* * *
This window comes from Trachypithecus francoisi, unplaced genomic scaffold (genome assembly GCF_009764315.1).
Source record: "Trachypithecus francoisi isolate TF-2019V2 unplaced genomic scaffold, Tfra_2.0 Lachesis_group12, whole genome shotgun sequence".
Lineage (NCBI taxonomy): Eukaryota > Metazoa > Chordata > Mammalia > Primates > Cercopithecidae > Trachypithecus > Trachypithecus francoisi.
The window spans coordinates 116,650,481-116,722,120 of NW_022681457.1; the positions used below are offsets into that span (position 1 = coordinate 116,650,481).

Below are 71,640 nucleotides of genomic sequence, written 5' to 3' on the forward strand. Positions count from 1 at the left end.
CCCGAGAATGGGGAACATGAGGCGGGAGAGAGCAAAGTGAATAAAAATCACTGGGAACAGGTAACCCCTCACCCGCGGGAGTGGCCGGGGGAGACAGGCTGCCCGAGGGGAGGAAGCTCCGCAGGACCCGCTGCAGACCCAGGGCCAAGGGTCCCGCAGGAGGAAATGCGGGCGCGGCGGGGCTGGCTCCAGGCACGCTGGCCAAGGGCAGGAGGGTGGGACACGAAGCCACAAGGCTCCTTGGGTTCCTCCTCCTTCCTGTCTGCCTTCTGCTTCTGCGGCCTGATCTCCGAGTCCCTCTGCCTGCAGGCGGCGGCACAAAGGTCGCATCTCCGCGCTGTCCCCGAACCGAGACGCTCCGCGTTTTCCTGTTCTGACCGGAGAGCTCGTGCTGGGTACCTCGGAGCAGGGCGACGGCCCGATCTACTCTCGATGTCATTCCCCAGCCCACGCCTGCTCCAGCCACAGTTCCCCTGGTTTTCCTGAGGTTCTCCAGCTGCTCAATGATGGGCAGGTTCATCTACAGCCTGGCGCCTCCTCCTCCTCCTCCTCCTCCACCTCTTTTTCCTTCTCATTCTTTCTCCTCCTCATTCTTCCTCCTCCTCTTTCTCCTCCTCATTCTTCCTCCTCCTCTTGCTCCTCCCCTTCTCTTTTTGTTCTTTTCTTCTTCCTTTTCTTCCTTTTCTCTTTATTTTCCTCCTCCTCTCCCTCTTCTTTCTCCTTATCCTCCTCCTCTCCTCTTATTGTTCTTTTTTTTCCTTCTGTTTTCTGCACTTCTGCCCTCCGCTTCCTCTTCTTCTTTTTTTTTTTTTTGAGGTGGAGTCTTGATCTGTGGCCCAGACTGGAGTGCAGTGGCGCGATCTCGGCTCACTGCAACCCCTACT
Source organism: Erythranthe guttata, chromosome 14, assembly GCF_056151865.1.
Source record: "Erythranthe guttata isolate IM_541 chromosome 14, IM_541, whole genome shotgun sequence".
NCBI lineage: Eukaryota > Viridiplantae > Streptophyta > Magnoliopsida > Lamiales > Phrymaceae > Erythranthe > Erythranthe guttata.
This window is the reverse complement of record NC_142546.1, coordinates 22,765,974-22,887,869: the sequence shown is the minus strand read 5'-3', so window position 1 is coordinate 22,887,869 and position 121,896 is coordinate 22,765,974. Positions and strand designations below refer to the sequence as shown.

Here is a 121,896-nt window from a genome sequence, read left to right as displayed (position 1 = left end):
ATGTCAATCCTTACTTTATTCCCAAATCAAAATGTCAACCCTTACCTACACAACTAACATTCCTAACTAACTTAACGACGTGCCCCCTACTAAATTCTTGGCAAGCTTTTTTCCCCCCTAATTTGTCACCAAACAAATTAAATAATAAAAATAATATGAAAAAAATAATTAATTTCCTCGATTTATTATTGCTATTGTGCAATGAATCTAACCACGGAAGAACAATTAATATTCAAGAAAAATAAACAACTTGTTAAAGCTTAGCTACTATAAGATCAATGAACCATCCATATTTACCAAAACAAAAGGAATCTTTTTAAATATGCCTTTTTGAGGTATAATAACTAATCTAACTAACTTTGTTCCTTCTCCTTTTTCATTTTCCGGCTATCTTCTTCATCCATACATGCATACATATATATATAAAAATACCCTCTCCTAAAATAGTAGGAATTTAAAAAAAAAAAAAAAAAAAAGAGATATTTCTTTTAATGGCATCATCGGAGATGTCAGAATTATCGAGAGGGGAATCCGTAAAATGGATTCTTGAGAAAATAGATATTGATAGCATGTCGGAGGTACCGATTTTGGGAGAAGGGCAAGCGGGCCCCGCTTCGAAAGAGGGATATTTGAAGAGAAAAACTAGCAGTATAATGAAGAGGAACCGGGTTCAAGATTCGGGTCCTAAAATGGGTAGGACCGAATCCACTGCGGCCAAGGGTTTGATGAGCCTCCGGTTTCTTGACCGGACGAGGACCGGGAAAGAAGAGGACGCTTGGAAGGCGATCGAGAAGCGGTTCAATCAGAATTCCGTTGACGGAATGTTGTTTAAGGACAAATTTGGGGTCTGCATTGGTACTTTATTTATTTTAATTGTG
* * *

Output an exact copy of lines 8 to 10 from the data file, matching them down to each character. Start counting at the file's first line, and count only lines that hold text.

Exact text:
Source record: "Erythranthe guttata isolate IM_541 chromosome 14, IM_541, whole genome shotgun sequence".
NCBI lineage: Eukaryota > Viridiplantae > Streptophyta > Magnoliopsida > Lamiales > Phrymaceae > Erythranthe > Erythranthe guttata.
This window is the reverse complement of record NC_142546.1, coordinates 22,765,974-22,887,869: the sequence shown is the minus strand read 5'-3', so window position 1 is coordinate 22,887,869 and position 121,896 is coordinate 22,765,974. Positions and strand designations below refer to the sequence as shown.